U.S. Release: August, 2008
197 pages, incl. epilogue
Sam at the corner shop tells me that in Pakistan, a household that has a disabled child is thought to be blessed.
He says it when I'm buying milk over the counter, Joe in a pale blue papoose on my chest.
He looks straight into my eyes and says: "You've been so lucky, there isn't the medicine in Pakistan to save kids like him -- you'd have lost him."
Sam might have saved my life today.
I guess it's like when you're dying;
you see a light
unless you don't.
As I walk back home, Sam's words pierce the cloud between my heart and the sun.
I hardly know Sam.
He barely knows me.
--pp. 24-25 of Advance Uncorrected Proofs (changes may have been made)
As we pass the running children who hold up their heads so easily, I realize miracles are so commonplace we barely recognize them anymore, and near the circles of mothers anxiously comparing milestones at the school gates, I see how we live in a time where
normal is never enough,
and we are never full.
Joe gives me insights I could never have understood without him
and he gives me heartbreak.
To separate these two responses would be impossible. He is equally
beautiful and terrifying.
p 42. of Advanced Uncorrected Proof
I just whipped through this book and felt compelled to immediately sit down to review it, Blue Sky July is so moving. I'm going to skip the usual format. Blue Sky July is a memoir told by the mother of a child diagnosed with severe cerebral palsy. At birth, Joe appeared healthy and normal. But, then something went wrong and Nia Wyn knew, despite doctors' reassurances. After a brain scan, Nia and her husband Alex were told that Joe's brain damage was so severe that he would never walk, talk, hear, see or even know they were there.
Instead of just giving in to the diagnosis, Nia and Alex searched for answers and immediately began exhausting rounds of therapy and exercises in which they stimulated Joe by tapping on him, moving his arms and legs, flashing lights on and off, singing and talking to him, taking him to oxygen treatments and healers. Eventually, the fact that their entire life revolved around treatment of Joe became too much for Alex and he moved out. But, Nia refused to give up hope. And, then, the tiniest ray of light appeared when Joe reached out and touched her.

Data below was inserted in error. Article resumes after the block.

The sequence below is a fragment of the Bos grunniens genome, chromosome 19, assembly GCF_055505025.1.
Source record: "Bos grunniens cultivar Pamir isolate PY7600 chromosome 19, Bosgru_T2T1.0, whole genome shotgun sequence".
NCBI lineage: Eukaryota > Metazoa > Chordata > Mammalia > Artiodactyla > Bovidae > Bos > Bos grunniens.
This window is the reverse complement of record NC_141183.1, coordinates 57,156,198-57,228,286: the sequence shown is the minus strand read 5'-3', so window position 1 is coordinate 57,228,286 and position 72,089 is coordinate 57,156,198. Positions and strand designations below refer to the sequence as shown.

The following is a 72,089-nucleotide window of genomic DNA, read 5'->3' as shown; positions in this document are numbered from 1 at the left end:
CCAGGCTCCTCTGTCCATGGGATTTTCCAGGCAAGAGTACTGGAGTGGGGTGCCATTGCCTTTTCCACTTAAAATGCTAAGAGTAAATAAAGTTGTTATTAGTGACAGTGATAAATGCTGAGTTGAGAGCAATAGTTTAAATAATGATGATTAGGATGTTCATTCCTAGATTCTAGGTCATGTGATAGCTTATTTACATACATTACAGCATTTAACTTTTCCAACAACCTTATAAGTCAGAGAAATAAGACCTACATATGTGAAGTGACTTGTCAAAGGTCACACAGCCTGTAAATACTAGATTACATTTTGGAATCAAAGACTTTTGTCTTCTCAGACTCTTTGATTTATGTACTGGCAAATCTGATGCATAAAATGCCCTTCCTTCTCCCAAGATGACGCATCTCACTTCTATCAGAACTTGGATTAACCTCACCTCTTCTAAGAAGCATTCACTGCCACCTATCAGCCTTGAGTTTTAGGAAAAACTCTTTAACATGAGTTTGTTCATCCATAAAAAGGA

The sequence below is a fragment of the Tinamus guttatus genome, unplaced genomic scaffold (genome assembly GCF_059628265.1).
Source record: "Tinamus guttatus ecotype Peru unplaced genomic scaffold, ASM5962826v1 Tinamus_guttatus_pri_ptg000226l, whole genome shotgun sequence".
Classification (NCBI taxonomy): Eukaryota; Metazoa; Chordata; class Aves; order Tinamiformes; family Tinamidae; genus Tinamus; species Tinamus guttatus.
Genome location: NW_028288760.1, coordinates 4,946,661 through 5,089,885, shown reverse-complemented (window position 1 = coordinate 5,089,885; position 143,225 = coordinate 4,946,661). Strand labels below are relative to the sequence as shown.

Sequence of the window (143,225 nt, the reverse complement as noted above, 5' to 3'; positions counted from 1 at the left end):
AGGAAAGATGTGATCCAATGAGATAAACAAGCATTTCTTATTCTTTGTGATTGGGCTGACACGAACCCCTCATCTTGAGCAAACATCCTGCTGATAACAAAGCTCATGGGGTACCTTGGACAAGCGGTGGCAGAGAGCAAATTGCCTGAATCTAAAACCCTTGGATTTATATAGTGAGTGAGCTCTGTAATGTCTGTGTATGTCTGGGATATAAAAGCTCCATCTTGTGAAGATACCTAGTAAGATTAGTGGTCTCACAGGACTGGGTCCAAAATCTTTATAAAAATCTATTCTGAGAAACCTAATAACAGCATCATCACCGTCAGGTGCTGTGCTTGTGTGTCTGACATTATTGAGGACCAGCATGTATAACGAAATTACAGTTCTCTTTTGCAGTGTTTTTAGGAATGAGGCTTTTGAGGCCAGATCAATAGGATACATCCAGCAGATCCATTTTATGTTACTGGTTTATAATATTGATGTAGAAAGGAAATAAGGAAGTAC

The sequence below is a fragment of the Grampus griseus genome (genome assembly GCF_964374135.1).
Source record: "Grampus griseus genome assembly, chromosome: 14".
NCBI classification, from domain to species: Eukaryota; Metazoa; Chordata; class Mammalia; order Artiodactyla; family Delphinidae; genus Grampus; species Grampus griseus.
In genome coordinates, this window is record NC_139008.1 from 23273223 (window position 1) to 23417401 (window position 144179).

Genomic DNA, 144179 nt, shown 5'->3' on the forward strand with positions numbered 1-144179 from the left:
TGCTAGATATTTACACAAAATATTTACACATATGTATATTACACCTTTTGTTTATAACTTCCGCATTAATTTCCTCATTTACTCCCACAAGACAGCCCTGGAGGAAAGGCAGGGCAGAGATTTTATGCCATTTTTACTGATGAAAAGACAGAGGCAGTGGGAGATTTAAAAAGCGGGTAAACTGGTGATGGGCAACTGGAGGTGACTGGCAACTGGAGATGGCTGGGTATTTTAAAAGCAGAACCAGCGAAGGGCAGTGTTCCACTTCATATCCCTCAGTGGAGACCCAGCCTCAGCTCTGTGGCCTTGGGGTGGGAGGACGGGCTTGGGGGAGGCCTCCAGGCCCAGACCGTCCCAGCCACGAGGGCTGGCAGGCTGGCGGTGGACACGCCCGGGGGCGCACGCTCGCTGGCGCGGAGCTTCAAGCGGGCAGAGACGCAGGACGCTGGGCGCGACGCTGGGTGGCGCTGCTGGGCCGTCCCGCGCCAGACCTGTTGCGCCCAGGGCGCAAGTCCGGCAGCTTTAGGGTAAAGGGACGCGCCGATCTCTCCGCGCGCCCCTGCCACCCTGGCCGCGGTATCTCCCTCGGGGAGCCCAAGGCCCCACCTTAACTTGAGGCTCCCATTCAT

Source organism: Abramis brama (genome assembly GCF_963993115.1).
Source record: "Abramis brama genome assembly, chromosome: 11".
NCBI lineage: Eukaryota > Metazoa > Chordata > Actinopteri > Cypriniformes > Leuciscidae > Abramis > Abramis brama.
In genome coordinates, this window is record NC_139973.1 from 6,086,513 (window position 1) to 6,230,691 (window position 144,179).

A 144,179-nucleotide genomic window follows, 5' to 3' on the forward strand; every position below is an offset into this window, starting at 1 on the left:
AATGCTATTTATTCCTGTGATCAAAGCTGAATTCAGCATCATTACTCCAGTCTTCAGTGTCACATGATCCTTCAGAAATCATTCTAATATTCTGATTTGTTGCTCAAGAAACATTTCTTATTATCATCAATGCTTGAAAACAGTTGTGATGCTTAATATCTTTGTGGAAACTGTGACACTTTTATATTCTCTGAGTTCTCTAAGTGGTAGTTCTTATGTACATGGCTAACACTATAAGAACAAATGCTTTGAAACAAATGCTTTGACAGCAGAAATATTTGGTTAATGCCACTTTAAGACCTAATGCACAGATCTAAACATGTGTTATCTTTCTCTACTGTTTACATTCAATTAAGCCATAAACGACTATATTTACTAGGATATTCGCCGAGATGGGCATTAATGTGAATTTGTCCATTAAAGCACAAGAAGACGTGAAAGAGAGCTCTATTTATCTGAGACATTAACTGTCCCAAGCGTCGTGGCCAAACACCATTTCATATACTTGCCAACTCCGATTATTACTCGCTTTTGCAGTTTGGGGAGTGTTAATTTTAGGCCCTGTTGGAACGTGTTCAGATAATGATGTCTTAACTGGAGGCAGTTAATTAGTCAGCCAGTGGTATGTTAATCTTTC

Blue Sky July describes the first seven years of Joe's life, from Nia's blissful pregnancy to the miraculous changes in a child who didn't move or respond to light, sound or touch. I can't seem to come up with the right words to describe this book; it's just amazing. I highly, highly recommend it, particularly to anyone who is grasping for hope.
Now reading . . .
Just one book?! Yes, but that won't last long. I'm going to dig back into Chameleon, Butterfly, Dragonfly, this afternoon. It was set aside so I could finish The Last Queen, yesterday, and then I picked up Blue Sky July and couldn't put it down. I'm sure I'll add in a novel, today.
Stupid sidebar . . .
Still can't alter it. This is a come-and-go problem. Sometimes a change of browser works. Sometimes switching to another computer does the trick. Sometimes nothing helps at all and I'm just stuck. This sometime I'm in stuck mode; it's been going on for weeks. I'll just have to keep my reading updates limited to the text of my posts, for now.
Husband's favorite photo from last week's swim meet:
Still need to review two books: High Altitude Leadership by Chris Warner & Don Schmincke and Eleanor Rigby by Douglas Coupland.
Got tagged for a couple of blog awards and, once again, I've broken the pattern. I can't even seem to locate the posts, now, so I must apologize and say "Thanks", at once, to those who have kindly tagged me. I'll try very hard to keep up with passing on blog awards, in the future. I've really dropped the ball, in the past year.
With apologies to Texas: Thank you to those who chanted with me, causing Ike to jog west. And, to those in Texas, I am wishing a soft landing, a fizzled hurricane, and that Ike will move as quickly as possible in order to reduce the chances of flooding. Best to those in Lousiana, and anywhere else effected by the hurricane, as well.
Gotta go. Things to do and all that lot. Have a peachy day!
Bookfool, who has simply got to quit putting off the housework, period.